Although it may be premature to perform last rites on insurance exchanges created under the Affordable Care Act (ACA), it’s fair to say that they are on life support in many states.
“We continue to see a decline in issuer participation in the health insurance exchanges, leaving consumers with fewer and fewer insurance options,” Seema Verma, administrator of the federal Centers for Medicare & Medicaid Services, said in a report issued in late July. “I am deeply concerned about the crisis situation facing the individual market in many states across the nation.”
The agency projects that residents of 49 counties will have no options to choose from when they try to enroll in a plan through an exchange for 2018. Another 2.4 million exchange participants in 1,300 counties may have only one carrier option next year, according to the report (see chart on page 15).
“My fear is that regardless of what Congress does, it will be to the detriment of the carriers,” says Fred Joyner, owner of Carolina Benefit Administrators in Winston-Salem, North Carolina. “There are very few already, and I’m concerned that regardless of what happens, carries will decide it’s not worth it and bail out.”
The Heritage Foundation, a conservative think-tank in Washington, D.C., says the reduction in the number of carriers continues a pattern that started with the inception of the ACA:
“One of the stated aims of the ACA was to increase competition among health insurance companies. That goal has not been realized, and by several different measures, the ACA’s exchanges offer less competition and choice in 2017 than ever before. Now in the fourth year of operation, the exchanges continue to be far less competitive than the individual health insurance market was before the ACA’s implementation. Moreover, insurer participation in the law’s government-run exchanges has declined over the past two years and is now at the lowest level yet. This lack of insurer participation leaves exchange customers in 70 percent of U.S. counties with no insurer choice, or a choice between merely two insurers.”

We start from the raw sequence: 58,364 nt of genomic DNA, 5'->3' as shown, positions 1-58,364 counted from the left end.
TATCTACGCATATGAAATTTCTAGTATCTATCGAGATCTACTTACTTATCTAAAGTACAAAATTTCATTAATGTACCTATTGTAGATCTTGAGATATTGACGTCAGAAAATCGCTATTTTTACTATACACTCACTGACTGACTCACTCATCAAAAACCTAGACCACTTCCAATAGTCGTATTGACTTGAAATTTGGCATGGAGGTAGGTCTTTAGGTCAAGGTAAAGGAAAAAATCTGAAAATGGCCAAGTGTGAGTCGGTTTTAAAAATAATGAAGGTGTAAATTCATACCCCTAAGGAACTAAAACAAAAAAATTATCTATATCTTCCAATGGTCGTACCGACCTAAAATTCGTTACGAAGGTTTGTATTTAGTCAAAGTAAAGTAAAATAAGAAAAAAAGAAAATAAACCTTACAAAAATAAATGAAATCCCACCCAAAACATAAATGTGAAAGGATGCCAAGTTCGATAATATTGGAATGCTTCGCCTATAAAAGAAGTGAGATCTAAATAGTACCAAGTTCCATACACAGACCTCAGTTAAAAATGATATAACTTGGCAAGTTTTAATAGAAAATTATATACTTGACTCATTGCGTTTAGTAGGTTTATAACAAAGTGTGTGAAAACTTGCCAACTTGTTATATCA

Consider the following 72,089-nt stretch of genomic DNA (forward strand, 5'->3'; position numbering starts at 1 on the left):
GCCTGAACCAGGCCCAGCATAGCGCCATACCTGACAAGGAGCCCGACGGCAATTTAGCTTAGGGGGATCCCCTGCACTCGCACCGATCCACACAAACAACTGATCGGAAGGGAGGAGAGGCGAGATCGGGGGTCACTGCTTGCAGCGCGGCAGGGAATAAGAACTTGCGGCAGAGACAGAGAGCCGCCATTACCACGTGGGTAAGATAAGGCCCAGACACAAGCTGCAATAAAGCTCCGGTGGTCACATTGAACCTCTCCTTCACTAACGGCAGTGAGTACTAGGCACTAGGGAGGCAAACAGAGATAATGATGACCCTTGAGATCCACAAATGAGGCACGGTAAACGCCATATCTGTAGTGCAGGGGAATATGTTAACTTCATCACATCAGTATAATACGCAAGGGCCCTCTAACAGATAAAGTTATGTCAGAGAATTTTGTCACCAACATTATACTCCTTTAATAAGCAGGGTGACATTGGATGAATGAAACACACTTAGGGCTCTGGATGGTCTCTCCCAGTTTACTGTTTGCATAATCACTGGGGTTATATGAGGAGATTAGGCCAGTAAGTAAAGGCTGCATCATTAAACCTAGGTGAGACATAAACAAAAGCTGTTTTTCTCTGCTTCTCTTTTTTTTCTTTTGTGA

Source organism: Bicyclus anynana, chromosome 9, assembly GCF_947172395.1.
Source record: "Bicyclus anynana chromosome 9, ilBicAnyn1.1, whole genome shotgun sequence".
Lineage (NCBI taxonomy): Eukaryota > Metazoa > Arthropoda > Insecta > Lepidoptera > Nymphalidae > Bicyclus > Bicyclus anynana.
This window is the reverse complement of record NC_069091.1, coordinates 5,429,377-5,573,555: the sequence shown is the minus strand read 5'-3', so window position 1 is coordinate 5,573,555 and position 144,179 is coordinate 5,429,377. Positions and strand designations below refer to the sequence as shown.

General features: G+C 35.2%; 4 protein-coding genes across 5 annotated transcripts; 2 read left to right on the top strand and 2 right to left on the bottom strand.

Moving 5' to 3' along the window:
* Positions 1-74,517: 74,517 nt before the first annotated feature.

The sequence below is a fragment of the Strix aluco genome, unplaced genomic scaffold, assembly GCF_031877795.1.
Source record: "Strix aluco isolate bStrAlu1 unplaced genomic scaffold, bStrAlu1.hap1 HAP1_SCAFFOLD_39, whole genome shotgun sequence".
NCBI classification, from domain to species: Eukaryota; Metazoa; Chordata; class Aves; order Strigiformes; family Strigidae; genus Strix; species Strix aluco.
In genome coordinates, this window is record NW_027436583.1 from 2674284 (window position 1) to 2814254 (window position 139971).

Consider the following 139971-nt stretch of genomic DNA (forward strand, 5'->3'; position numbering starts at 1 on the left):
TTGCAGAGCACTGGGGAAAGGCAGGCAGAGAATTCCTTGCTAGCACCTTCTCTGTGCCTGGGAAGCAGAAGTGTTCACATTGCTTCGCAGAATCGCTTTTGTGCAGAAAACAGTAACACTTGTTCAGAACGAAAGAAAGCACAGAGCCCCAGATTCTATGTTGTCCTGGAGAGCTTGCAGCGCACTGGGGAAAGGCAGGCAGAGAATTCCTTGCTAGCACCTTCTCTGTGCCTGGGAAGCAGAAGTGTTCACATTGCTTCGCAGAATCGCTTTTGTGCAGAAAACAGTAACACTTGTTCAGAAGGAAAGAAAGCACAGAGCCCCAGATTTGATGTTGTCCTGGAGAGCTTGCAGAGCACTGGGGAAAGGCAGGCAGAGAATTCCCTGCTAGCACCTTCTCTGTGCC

Clouded crystal ball
Trying to project the fate of the exchanges in 2018 and beyond is like peering into a kaleidoscope. The picture can change as quickly as it comes into focus. Republicans ran in 2016 on a platform of repealing and replacing the ACA. When all was said and done, however, much more was said than done.
In late July, the Senate voted against what was termed the “skinny repeal.” This bill would have permanently ended the individual coverage mandate and its employer mandate for eight years. It also would have given states flexibility to opt out of some Obamacare regulations, defunded Planned Parenthood for a year, repealed the medical device tax for three years and allowed more pre-tax money to pay for health savings accounts.
Now what? Many states face a situation similar to the one in North Carolina.
“Right now in North Carolina, we have one carrier: Blue Cross Blue Shield,” Joyner says.
“Cigna has carved out about three or four counties around Raleigh, but our state has 100 counties.
“Prices are escalating. Blue Cross Blue Shield filed for 20 percent to 30 percent rate increases for 2018, citing instability and uncertainty. They have lost millions of dollars in the past several years, mainly because they are attracting less-than-healthy people. Young, healthy people are not buying into it and instead are opting not to buy coverage or buy gap-type products.”
Although short-term medical plans don’t meet the ACA requirements, they are popular options. Some healthy consumers find that the combined cost of these policies and the fine for not buying insurance under the ACA is still less than the price of approved plans offered on the exchanges, Joyner says. He expects the Department of Health and Human Services in the next several months to expand the current limit of 90 days for these plans. Overall, however, “choices for agents and consumers are very limited in North Carolina,” he says.
Things are not any rosier in Wisconsin.
“We really don’t have any private exchange markets,” says Terry Frett, senior benefits consultant for R&R Insurance in Waukesha, Wisconsin. “The carriers have left them, so they have defaulted to public exchanges. Anthem and Blue Cross and Blue Shield say they are going to withdraw next year. Humana and Pulse pulled out last year, and UnitedHealthcare the year before that.”